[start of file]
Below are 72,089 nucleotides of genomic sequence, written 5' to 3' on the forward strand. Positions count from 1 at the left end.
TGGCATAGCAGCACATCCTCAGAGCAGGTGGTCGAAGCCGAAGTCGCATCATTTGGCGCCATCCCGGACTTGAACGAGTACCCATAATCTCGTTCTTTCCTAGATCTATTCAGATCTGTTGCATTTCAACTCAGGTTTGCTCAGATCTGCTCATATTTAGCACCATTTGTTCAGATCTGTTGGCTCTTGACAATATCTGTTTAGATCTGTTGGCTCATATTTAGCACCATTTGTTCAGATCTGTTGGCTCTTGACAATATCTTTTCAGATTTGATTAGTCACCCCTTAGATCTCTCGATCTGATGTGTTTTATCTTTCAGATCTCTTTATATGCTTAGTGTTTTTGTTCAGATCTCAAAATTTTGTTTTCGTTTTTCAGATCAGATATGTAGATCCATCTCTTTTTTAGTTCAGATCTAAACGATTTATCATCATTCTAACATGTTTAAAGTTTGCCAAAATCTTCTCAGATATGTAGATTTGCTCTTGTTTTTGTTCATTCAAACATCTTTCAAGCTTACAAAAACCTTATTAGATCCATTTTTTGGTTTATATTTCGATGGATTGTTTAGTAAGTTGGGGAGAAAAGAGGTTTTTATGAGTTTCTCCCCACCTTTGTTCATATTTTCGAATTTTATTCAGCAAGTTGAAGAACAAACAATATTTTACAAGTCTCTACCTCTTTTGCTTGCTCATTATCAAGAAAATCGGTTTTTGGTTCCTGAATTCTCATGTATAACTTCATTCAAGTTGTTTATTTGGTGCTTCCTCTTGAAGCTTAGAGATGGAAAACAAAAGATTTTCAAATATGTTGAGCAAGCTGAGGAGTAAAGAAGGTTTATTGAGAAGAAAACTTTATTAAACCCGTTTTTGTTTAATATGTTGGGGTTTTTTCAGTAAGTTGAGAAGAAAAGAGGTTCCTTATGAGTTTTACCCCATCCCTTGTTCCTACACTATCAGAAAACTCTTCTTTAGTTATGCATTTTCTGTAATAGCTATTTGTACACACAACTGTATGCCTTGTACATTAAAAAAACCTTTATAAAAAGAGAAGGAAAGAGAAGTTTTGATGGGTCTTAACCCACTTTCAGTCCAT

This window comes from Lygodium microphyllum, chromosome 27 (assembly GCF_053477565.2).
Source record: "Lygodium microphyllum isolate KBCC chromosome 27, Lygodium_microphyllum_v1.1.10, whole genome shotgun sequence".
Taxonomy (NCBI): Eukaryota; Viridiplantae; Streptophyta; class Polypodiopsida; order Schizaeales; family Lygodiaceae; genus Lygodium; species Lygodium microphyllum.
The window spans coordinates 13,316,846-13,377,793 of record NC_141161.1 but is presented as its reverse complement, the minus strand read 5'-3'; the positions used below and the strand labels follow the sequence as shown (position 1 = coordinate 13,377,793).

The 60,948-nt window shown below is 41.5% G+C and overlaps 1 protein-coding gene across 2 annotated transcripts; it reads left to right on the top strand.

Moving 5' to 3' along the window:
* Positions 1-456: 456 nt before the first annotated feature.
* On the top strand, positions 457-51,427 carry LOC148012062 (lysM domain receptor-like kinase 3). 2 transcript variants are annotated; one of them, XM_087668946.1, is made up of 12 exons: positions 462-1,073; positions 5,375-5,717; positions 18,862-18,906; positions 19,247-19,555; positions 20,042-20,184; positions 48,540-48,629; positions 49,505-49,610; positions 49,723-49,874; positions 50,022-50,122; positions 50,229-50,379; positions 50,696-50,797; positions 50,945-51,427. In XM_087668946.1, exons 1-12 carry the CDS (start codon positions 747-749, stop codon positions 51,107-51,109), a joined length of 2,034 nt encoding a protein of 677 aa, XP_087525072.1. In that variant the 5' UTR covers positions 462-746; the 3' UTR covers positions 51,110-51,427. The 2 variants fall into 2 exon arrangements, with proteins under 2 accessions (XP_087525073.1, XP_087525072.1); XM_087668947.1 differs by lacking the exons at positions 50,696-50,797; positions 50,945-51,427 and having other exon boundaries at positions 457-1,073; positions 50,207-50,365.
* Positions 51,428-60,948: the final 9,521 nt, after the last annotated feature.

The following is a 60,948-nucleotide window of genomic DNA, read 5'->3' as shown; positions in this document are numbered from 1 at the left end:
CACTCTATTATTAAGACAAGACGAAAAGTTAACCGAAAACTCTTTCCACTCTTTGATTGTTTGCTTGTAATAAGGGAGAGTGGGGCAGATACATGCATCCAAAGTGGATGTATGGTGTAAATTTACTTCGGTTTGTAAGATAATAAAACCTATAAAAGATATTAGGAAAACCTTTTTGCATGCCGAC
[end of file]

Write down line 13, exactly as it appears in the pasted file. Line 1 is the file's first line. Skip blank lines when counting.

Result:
CACTCTATTATTAAGACAAGACGAAAAGTTAACCGAAAACTCTTTCCACTCTTTGATTGTTTGCTTGTAATAAGGGAGAGTGGGGCAGATACATGCATCCAAAGTGGATGTATGGTGTAAATTTACTTCGGTTTGTAAGATAATAAAACCTATAAAAGATATTAGGAAAACCTTTTTGCATGCCGAC